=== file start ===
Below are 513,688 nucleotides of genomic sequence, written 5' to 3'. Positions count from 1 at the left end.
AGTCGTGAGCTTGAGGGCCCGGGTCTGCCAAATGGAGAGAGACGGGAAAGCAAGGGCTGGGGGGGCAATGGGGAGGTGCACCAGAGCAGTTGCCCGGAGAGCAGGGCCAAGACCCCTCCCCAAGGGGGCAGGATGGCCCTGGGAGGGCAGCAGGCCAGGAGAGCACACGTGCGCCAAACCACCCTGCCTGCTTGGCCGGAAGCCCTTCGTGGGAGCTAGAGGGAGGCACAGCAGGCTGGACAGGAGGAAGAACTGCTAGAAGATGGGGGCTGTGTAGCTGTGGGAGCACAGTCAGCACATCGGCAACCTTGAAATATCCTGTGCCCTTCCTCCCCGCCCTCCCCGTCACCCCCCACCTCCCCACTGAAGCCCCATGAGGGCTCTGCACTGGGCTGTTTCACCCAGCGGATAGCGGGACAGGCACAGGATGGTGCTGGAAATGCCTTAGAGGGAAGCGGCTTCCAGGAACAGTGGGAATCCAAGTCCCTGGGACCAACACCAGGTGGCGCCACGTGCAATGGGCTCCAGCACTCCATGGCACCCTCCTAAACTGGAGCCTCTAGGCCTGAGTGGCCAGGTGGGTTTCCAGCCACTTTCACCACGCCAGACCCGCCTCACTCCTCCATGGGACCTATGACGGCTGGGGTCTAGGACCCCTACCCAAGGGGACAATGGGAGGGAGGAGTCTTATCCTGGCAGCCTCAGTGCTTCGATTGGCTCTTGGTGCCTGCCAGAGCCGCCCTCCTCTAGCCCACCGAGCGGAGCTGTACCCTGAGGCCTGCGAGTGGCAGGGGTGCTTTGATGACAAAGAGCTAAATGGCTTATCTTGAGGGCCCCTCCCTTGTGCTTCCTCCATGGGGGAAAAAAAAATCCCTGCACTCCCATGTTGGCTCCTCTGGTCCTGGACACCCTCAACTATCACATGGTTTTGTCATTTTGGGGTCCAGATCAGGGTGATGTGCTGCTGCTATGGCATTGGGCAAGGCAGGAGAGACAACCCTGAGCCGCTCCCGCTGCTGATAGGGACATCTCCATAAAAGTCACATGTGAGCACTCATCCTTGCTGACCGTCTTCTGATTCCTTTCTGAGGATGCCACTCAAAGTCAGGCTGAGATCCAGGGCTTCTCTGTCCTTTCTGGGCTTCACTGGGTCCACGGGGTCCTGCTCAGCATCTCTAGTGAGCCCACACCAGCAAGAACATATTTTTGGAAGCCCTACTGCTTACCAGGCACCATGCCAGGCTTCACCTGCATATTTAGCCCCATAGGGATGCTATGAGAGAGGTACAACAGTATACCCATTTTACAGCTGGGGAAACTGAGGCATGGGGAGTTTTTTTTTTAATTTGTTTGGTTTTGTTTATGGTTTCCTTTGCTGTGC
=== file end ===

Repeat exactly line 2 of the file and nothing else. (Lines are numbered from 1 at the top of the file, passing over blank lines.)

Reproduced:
AGTCGTGAGCTTGAGGGCCCGGGTCTGCCAAATGGAGAGAGACGGGAAAGCAAGGGCTGGGGGGGCAATGGGGAGGTGCACCAGAGCAGTTGCCCGGAGAGCAGGGCCAAGACCCCTCCCCAAGGGGGCAGGATGGCCCTGGGAGGGCAGCAGGCCAGGAGAGCACACGTGCGCCAAACCACCCTGCCTGCTTGGCCGGAAGCCCTTCGTGGGAGCTAGAGGGAGGCACAGCAGGCTGGACAGGAGGAAGAACTGCTAGAAGATGGGGGCTGTGTAGCTGTGGGAGCACAGTCAGCACATCGGCAACCTTGAAATATCCTGTGCCCTTCCTCCCCGCCCTCCCCGTCACCCCCCACCTCCCCACTGAAGCCCCATGAGGGCTCTGCACTGGGCTGTTTCACCCAGCGGATAGCGGGACAGGCACAGGATGGTGCTGGAAATGCCTTAGAGGGAAGCGGCTTCCAGGAACAGTGGGAATCCAAGTCCCTGGGACCAACACCAGGTGGCGCCACGTGCAATGGGCTCCAGCACTCCATGGCACCCTCCTAAACTGGAGCCTCTAGGCCTGAGTGGCCAGGTGGGTTTCCAGCCACTTTCACCACGCCAGACCCGCCTCACTCCTCCATGGGACCTATGACGGCTGGGGTCTAGGACCCCTACCCAAGGGGACAATGGGAGGGAGGAGTCTTATCCTGGCAGCCTCAGTGCTTCGATTGGCTCTTGGTGCCTGCCAGAGCCGCCCTCCTCTAGCCCACCGAGCGGAGCTGTACCCTGAGGCCTGCGAGTGGCAGGGGTGCTTTGATGACAAAGAGCTAAATGGCTTATCTTGAGGGCCCCTCCCTTGTGCTTCCTCCATGGGGGAAAAAAAAATCCCTGCACTCCCATGTTGGCTCCTCTGGTCCTGGACACCCTCAACTATCACATGGTTTTGTCATTTTGGGGTCCAGATCAGGGTGATGTGCTGCTGCTATGGCATTGGGCAAGGCAGGAGAGACAACCCTGAGCCGCTCCCGCTGCTGATAGGGACATCTCCATAAAAGTCACATGTGAGCACTCATCCTTGCTGACCGTCTTCTGATTCCTTTCTGAGGATGCCACTCAAAGTCAGGCTGAGATCCAGGGCTTCTCTGTCCTTTCTGGGCTTCACTGGGTCCACGGGGTCCTGCTCAGCATCTCTAGTGAGCCCACACCAGCAAGAACATATTTTTGGAAGCCCTACTGCTTACCAGGCACCATGCCAGGCTTCACCTGCATATTTAGCCCCATAGGGATGCTATGAGAGAGGTACAACAGTATACCCATTTTACAGCTGGGGAAACTGAGGCATGGGGAGTTTTTTTTTTAATTTGTTTGGTTTTGTTTATGGTTTCCTTTGCTGTGC